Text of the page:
Financial experts have issued a cautionary statement, warning against the Central Bank of Nigeria’s (CBN) potential move to raise the Monetary Policy Rate (MPR) in an attempt to combat inflation. As the CBN’s Monetary Policy Committee (MPC) prepares for its July meeting, concerns have been raised about the impact such a decision could have on the already fragile state of the economy.

The impending meeting, which will be the first under President Bola Tinubu, faces a delicate balancing act as various factors may prompt the Committee to consider raising rates. However, experts believe that such a move could exacerbate the existing economic challenges.

Professor Uche Uwaleke, a Capital Market expert at Nasarawa State University, highlighted that rising inflation expectations, triggered by the abrupt removal of fuel subsidy, would likely influence the MPC’s decision. Additionally, pressure on the naira and exchange rate volatility, resulting from the recent Naira float, will also factor into the committee’s considerations.

Mr. Folashodun Shonubi, the acting CBN governor, who will chair the meeting, has been known for adopting a hawkish stance in previous MPC decisions. Experts speculate that another rates hike could be on the table, although they caution against such a move, fearing its potential adverse effects on the economy.

“Be that as it may, the MPC should equally recognize that the removal of fuel subsidy has slowed down economic activities considerably with an attendant drop in productivity. So, economic growth and jobs are already negatively impacted such that a further monetary policy tightening would only worsen the situation.

“Cost of capital will further increase and access to credit by small businesses will become more difficult,” he said.

He said that a further increase in the MPR was also likely to endanger the asset quality of banks through an increase in non-performing loans as Deposit Money Banks (DMBs) repriced their loans.

“This is against the backdrop of the fact that many of the factors driving inflation in Nigeria, such as insecurity affecting food output and high energy costs, are outside the control of the CBN,” he said.

Uwaleke urged the MPC to seize the opportunity of its forthcoming meeting to signal readiness to support output growth.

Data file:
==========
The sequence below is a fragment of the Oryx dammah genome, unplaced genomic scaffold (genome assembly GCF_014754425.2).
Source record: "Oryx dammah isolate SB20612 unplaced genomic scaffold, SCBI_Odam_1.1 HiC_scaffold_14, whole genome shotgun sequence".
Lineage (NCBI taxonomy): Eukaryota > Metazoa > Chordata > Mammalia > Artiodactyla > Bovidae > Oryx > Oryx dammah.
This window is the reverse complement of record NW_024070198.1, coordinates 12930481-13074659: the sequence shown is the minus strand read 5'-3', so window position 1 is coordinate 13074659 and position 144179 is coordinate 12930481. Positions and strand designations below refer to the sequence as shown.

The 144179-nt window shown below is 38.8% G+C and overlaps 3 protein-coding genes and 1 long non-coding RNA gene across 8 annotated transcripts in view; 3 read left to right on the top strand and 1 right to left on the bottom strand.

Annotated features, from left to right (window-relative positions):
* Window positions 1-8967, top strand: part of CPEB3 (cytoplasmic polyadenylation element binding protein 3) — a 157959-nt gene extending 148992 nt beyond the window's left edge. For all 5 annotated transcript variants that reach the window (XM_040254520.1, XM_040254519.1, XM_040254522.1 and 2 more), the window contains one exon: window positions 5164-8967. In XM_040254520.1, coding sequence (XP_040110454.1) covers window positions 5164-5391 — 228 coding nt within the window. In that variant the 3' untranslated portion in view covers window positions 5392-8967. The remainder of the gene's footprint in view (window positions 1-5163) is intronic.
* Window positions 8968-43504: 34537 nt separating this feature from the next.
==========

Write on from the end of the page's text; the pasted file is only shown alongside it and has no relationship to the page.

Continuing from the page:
According to him, this can be done through policies geared towards fostering a low-interest rates environment while keeping an eye on inflation, using a mix of heterodox measures.

Also speaking, a past President of the Chattered Institute of Bankers of Nigeria (CIBN), Mr Okechukwu Unegbu, the MPC should lower the MPR to allow easy access to credit for the productive sector of the economy.

Unegbu said that since the lending rate in banks is dependent on the MPR, lowering it would be more beneficial for economic growth by allowing easier access to funds for the manufacturing sector and for small businesses.

He, however, said that the idea of DMBs using the MPR to decide their lending rates should also apply to interest rates on savings.

“The banks use the MPR to increase their lending rates, but savings interest rates are always very low. Interest rates on savings should guide the banks on their lending rates. They are supposed to look at the average interest rate on savings to consider their own lending rates.

“I expect the MPC to reduce the rates this time so that banks can reduce their lending rates in order to encourage lending to the productive sector of the economy,” he said.

According to the Partner and Chief Economist at KPMG Nigeria, Mr Yemi Kale, the MPC was facing a dicey meeting since the suspension of Emefiele.

He said the inability of the CBN to control inflation had been largely due to the fact that the main drivers of inflation were structural and supply-based, which could not be controlled effectively with the money supply tools available to it.

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